4461 In its draft the ICRC had provided that the Protocol would be applicable in the case of several factions confronting each other without involvement of the government's armed forces, for example, if the established government had disappeared or was too weak to intervene. (10) Such a situation, it appeared to the Conference, was merely a theoretical textbook example and the provision was dropped, even though the ICRC had already been confronted with this type of situation. Thus unfortunately the definition does not cover such cases and only common Article 3 will apply to them. Of course, the possibility will always exist [p.1352] of putting the Protocol into force by special agreement, as provided by common Article 3 . (11)

    4462 The term "armed forces" of the High Contracting Party should be understood in the broadest sense. In fact, this term was chosen in preference to others suggested such as, for example, "regular armed forces", in order to cover all the armed forces, including those not included in the definition of the army in the national legislation of some countries (national guard, customs, police forces or any other similar force). (12)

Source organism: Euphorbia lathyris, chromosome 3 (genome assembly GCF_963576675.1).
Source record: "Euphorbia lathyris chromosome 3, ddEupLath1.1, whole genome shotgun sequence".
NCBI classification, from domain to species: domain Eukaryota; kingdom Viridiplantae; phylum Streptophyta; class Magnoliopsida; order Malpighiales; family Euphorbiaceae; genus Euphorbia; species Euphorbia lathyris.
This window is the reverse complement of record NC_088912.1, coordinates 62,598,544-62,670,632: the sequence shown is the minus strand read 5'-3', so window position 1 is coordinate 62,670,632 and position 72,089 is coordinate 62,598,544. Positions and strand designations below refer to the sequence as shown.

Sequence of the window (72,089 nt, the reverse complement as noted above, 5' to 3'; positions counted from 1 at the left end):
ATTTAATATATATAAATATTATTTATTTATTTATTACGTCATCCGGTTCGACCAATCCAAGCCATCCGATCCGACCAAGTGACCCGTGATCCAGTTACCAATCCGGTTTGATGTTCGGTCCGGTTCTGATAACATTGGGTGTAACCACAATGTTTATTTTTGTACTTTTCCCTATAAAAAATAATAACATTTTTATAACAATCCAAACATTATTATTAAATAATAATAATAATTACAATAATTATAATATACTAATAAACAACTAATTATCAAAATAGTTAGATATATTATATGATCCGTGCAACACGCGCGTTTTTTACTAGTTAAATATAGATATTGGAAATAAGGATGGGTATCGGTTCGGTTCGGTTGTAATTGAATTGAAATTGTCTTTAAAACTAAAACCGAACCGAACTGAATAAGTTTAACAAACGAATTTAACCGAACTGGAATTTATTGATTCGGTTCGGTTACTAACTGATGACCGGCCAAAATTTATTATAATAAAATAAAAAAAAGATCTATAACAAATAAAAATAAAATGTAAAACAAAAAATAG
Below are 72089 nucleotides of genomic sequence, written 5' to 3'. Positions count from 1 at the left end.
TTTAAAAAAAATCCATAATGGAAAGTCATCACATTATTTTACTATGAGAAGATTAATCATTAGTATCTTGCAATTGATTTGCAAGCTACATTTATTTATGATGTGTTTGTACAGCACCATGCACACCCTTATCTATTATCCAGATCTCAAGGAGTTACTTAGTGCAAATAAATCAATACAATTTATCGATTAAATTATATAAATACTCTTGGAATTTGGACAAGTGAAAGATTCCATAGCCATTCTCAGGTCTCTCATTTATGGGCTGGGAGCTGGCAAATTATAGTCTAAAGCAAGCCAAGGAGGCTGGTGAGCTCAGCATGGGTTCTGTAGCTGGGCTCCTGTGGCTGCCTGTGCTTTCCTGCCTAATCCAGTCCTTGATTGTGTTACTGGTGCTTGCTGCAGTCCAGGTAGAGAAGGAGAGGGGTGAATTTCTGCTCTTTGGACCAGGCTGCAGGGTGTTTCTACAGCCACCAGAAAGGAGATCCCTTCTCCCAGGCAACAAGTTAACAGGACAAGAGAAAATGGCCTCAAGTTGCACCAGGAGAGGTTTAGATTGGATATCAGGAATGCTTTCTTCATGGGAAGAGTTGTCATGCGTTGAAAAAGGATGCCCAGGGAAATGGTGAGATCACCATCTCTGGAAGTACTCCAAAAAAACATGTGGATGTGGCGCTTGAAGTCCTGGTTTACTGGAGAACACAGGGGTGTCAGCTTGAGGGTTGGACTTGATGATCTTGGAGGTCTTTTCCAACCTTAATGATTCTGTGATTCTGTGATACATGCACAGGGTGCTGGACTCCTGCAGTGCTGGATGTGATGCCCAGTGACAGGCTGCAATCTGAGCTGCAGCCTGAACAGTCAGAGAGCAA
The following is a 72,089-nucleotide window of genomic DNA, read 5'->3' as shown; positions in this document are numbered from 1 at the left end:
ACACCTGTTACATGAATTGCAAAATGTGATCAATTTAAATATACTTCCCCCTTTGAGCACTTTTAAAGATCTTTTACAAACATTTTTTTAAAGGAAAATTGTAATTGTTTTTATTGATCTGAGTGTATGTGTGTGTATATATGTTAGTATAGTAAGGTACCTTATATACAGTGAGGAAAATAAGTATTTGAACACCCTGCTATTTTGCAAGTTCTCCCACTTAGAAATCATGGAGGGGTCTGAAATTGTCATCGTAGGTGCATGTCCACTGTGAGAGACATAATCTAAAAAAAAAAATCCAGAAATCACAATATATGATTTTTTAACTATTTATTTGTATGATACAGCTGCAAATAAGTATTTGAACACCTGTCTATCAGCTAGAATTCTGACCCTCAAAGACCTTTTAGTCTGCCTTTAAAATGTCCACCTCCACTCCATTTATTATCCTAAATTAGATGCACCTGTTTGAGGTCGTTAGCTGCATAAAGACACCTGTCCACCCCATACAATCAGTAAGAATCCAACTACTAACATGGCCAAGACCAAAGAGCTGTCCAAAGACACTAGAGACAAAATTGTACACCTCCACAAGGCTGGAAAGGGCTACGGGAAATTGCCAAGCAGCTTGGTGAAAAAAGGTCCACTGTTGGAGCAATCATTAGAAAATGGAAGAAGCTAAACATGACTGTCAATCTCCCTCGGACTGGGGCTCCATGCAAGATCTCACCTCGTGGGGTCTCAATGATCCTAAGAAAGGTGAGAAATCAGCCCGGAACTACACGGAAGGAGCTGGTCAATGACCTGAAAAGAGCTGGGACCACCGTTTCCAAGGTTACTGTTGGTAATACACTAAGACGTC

3.2.' The responsible command '

    4463 The existence of a responsible command implies some degree of organization of the insurgent armed group or dissident armed forces, but this does not necessarily mean that there is a hierarchical system of military organization similar to that of regular armed forces. It means an organization capable, on the one hand, of planning and carrying out sustained and concerted military operations, and on the other, of imposing discipline in the name of a de facto authority.

    3.3.' Control over a part of the territory '

    4464 The article provides that the armed groups of the opposition must be able to exercise "such control over a part of [the High Contracting Party's] territory as to enable them to carry out sustained and concerted military operations and to implement this Protocol".